Situated in the Middle East, Abu Dhabi is the capital city of the United Arab Emirates. It is the second largest city in the Emirates and runs almost two-thirds of the UAE’s economy.
The country’s economy was mainly dependent on its huge oil and gas reserves. But now the government is moving towards diversification and investing in sectors such as retail, industry, finance, tourism and real estate.
Abu Dhabi considered as an important business hub in the UAE and it is not uncommon for overseas professionals to visit the city for work. Since Islam is deeply ingrained in all aspects of life in the UAE, it’s a good idea for visitors to have basic knowledge about the behaviours and etiquette prevalent in Abu Dhabi.
Here are some things to keep in mind if you’re visiting the city for business purposes.
Arabic is the official language of Abu Dhabi and is widely spoken among its citizens. Overseas workers from the subcontinent have also made languages like Hindi, Urdu and Malayalam common in the city.
Official documents are almost always in Arabic so it helps to have some knowledge of the language. English might be used in written communication and translators are also available to help overseas visitors.
2. Business Dress
Both male and female visitors in Abu Dhabi should wear modest business attire with arms and legs covered.
Men can wear suits with a tie and women can wear a pantsuit or skirt with hems below the knee. It’s not necessary for non-muslim women to wear a headscarf. As a general rule, visitors should avoid wearing native clothing.
3. Business Greetings
When you attend a meeting, introductions begin with a handshake and you should greet each of your Emirati counterparts individually. Greet them by saying “As-salam Alaikum” which means “peace be upon you”. The reply to this greeting is “Wa alaikum as-salam” which means “and peace be upon you”.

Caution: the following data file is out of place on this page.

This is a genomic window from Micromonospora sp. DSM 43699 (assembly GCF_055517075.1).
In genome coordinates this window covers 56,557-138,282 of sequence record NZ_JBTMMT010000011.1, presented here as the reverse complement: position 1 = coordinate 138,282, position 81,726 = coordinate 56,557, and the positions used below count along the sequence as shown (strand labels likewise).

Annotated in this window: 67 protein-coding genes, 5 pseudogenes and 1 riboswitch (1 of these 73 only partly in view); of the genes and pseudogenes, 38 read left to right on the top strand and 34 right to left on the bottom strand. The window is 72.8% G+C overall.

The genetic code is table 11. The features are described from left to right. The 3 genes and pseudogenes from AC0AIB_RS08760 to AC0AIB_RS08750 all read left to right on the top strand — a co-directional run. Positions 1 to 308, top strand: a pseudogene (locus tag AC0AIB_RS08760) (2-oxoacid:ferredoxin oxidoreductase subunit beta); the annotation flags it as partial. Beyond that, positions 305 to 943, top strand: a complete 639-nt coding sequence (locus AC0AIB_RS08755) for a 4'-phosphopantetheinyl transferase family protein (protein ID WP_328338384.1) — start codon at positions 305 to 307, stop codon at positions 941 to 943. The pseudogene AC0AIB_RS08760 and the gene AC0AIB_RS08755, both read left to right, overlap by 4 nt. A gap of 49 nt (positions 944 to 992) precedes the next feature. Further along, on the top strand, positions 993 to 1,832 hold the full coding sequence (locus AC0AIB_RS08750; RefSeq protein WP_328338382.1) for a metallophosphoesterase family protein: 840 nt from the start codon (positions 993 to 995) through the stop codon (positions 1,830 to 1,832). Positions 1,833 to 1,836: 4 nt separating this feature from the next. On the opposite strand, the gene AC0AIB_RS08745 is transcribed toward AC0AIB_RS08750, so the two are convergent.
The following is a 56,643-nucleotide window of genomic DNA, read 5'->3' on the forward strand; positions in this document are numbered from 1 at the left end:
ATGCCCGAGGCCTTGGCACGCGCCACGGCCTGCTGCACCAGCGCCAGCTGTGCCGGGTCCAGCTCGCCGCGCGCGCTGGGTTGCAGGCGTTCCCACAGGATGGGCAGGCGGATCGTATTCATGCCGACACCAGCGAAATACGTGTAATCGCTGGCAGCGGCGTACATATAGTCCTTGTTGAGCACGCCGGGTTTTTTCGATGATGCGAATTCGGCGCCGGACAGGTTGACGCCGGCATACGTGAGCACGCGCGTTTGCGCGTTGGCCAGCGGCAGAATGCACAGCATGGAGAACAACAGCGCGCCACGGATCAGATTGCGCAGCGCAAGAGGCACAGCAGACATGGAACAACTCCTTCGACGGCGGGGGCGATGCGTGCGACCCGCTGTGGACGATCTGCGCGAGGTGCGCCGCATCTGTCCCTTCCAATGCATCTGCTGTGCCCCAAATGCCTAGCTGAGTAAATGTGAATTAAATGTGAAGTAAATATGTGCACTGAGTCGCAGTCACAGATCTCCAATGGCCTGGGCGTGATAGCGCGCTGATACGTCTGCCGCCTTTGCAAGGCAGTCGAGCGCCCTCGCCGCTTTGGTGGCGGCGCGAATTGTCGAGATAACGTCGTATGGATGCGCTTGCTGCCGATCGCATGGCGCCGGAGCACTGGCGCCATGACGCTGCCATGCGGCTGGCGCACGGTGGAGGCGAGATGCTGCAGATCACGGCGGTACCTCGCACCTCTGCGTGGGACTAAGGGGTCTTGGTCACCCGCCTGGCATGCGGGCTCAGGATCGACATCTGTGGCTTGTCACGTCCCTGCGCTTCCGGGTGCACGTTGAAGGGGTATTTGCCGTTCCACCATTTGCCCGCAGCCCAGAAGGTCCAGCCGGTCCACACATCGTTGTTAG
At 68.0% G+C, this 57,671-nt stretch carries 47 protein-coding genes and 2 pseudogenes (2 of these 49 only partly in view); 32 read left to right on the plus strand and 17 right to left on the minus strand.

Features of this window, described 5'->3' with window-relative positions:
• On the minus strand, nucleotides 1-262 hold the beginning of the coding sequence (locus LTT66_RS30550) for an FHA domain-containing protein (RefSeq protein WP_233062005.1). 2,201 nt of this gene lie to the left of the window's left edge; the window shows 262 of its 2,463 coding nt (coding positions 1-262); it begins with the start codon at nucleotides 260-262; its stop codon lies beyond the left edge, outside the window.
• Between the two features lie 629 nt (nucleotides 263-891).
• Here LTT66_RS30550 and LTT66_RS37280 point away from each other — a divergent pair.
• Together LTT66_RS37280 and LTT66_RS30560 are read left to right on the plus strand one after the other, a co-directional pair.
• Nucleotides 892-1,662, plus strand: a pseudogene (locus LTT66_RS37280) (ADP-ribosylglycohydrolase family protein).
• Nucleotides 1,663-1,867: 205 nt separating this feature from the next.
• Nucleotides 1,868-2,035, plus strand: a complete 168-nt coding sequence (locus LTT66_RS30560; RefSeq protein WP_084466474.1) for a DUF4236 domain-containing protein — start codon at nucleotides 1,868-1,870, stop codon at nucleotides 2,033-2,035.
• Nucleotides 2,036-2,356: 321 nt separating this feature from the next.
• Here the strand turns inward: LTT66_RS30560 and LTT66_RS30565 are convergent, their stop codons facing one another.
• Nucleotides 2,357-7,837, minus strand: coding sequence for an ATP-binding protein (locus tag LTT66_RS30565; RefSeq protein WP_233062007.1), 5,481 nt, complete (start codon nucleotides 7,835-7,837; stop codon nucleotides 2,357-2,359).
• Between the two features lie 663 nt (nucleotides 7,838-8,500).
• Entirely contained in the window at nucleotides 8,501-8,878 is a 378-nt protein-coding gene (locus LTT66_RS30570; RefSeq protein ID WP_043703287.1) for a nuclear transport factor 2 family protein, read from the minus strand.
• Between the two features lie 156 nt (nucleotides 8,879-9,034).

Don’t shake hands with a woman unless she extends her hand first.
4. Work Days
As opposed to the West, the work days in the UAE range from Sunday to Thursday. Friday and Saturday is considered as the weekend but some people work on Saturday too.
It’s common to schedule business meetings two weeks in advance. Sometimes meetings start at a later time or go on for longer than anticipated so it’s always a good idea to set aside two or three more hours for each meeting.
In addition to the greeting, you’ll come across various religious expressions during your conversations with your counterparts. The most common of this is “In’shAllah” which means “God willing”. It’s okay to use these expressions because it tells your Emirati colleagues that you respect their language and religion.
You can also ask them “how are you” by saying “kaif halak”. If you’re speaking to a woman then you should say “kaifik halak”.
As compared to Westerners, Emirati people are not very direct about their concerns because they don’t want to offend their guests. Therefore it usually takes longer to resolve all issues in business gatherings. Avoid discussing religion and don’t criticize the host country.
6. Meeting at Home
It’s normal for your Emirati counterparts to invite you to their home to conclude business meetings. Remember to be respectful to your host at all times. Remove your shoes before entering the house and don’t roam around the house without permission. Always accept food and second helpings at the dinner table to show respect.
Many Abu Dhabi businessmen are educated from western universities. They can speak English fluently and also have some western habits like consuming alcohol. However, you should not assume that they will openly exhibit this behavior in their home country. Avoid drinking in front of your host unless he invites you to do so.
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